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    EGRA Toolkit

    A user manual that for countries beginning to work with EGRA in such areas as local adaptation of the instrument, fieldwork, and analysis of results.
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    Psychometrics

    Psychometrics is the branch of psychology focused on the design, administration, and interpretation of quantitative assessments. Psychometric evaluations can tell you if you are using the right tools for your measurement goals.
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    Measuring the Quality of Health Care in Clinics

    This note provides a brief overview of the surveys designed to measure the quality of care within clinics, focusing in particular on the quality of examination, diagnosis, and treatment offered to patients in the primary care setting.
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    Measuring for Early Years

    Information and resources related to measuring the quality of early learning programs and early childhood skills.

This page lists a sample of publications from SIEF-supported impact evaluations. Please see individual evaluation pages for specific publications produced by SIEF research teams, including media coverage, presentations and videos. In addition, visit our Interviews and Blogs page, our Measurement page, Videos page, our Impact page and other webpages for more products related to SIEF evaluations and their impact on policy.


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    Jamaica: Evaluation Builds Evidence of the Importance of Early Childhood Interventions

    A SIEF-funded impact evaluation of a program designed to improve the cognitive development of chronically malnourished Jamaican toddlers is having global impact. From China to Bangladesh and Colombia to Madagascar, researchers are adapting the Jamaican curriculum and implementing rigorous impact evaluation studies to see how best to help poor children get the stimulation their brains need to develop.
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    Cambodia: Scholarship Program

    An impact evaluation, supported by SIEF, measured the effect of scholarships on enrollment in lower secondary school. The evaluation found not only that children who received the scholarship were more likely to stay in school, but also that a $45 scholarship was as effective as a $60 one.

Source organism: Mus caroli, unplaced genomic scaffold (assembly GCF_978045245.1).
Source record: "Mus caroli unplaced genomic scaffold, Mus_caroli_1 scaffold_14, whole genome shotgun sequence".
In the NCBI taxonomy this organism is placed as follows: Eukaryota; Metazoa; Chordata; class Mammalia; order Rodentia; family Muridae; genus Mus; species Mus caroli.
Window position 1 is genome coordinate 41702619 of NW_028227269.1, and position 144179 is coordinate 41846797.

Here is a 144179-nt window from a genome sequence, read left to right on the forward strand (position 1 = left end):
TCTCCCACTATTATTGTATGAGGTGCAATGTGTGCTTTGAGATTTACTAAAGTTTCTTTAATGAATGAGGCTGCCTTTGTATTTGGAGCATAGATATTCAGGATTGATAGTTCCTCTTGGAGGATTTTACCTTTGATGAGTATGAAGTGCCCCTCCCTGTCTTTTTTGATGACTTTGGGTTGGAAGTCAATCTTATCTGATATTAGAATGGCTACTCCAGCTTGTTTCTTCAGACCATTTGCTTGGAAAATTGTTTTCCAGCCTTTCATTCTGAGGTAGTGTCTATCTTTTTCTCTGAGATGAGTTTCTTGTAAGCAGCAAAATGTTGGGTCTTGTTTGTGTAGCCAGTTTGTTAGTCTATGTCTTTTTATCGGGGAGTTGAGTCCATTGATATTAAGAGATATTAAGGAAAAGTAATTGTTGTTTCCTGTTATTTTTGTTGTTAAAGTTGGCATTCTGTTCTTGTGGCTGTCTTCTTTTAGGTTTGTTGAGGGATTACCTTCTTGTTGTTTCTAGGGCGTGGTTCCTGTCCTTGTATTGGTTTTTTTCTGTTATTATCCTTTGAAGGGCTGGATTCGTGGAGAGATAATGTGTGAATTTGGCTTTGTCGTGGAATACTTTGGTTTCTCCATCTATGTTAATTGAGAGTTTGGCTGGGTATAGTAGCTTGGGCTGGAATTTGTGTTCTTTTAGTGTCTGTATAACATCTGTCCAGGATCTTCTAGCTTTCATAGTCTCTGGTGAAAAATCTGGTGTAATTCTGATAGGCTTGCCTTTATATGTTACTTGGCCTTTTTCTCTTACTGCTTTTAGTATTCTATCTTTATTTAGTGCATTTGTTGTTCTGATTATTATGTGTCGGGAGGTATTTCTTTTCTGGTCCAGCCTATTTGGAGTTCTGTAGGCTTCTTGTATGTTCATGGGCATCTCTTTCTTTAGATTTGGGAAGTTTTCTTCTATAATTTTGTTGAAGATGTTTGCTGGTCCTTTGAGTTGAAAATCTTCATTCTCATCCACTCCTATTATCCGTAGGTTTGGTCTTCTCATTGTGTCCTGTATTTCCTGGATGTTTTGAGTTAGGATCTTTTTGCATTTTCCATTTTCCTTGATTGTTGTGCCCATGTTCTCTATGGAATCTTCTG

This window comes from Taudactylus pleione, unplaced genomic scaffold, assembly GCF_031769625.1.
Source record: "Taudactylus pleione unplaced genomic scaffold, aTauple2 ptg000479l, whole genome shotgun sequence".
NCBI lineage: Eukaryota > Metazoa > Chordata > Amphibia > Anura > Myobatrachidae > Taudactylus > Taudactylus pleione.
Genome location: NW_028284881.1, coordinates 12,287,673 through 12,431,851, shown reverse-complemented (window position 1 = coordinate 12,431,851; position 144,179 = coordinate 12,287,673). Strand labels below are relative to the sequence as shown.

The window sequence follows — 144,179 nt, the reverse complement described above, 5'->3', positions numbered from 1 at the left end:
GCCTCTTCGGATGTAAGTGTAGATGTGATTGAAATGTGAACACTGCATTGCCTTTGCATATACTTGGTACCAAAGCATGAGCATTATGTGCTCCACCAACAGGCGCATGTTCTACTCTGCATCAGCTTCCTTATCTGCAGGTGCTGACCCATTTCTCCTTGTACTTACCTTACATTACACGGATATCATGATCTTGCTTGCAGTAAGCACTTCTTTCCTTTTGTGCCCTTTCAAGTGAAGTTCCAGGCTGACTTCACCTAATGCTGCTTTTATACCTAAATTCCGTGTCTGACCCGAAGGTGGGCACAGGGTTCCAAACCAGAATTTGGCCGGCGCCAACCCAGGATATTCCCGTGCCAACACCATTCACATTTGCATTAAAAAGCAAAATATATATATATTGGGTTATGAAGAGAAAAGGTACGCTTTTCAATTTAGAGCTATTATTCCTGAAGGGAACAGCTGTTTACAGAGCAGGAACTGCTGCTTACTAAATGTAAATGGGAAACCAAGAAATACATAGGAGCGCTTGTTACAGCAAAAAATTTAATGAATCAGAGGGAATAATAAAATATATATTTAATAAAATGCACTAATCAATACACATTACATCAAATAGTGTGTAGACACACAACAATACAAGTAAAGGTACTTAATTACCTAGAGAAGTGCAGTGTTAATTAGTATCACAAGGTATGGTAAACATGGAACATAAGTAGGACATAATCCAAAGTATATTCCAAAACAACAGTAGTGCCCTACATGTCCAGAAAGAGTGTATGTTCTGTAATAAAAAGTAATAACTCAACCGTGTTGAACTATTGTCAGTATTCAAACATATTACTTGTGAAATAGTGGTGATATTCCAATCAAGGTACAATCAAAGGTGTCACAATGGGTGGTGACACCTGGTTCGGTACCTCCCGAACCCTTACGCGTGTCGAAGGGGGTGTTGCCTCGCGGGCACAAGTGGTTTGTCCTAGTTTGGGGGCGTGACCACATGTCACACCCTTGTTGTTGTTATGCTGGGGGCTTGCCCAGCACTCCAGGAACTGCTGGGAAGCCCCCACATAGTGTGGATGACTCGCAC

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    Morocco: Tayssir - A conditional cash transfer program to keep rural children in school

    The parents of 80,000 students or primary school-aged children were given cash subsidies in return for keeping their children in school. The evaluation found the cash had a positive impact on enrollment and in reducing the dropout rate and the repetition rate.
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    Mozambique: Helping Kids Succeed

    Researchers worked with Save the Children to design a randomized control trial (RCT) to measure whether getting children in preschool made a difference. The evaluation found children who attended preschool were 24 percent more likely to be enrolled in primary school at the end of the two years.
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    Tanzania: Cash transfers for health and education

    In 2010, the Government of Tanzania rolled out the conditional cash transfer program. The project had a significant positive impact on children’s health and on household savings and household independence within the community.
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    Teacher Training Programs - What Works?

    There are winners and losers in teacher training programs. The researchers decided to search for impact evaluations of teacher training programs with student learning outcomes, categorize the programs by their essential characteristics, and see which (if any) of those characteristics were associated with learning gains.
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    Zambia: Improving Drug Distribution System

    The researchers tested two methods for ensuring that often remote clinics were able to maintain stocks of essential medicines. A rigorous impact evaluation found that shipping drugs directly to clinics, instead of to a holding facility, and having a dedicated staff member to facilitate and track orders reduced stock outs of drugs needed to save lives.
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    SIEF Media Coverage

    Media coverage of impact evaluations, the evidence generated and the relevance for successful development is an important route for helping promote programs and policies that made a difference.
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    Burkina Faso: Can Cash Transfers Help Children Stay Healthy and Go to School?

    The Nahouri Cash Transfers Pilot Project, a two-year program, used conditional and unconditional cash transfers to encourage poor families to send children aged 7 to 15 to school and to take children under the age of six for quarterly health monitoring.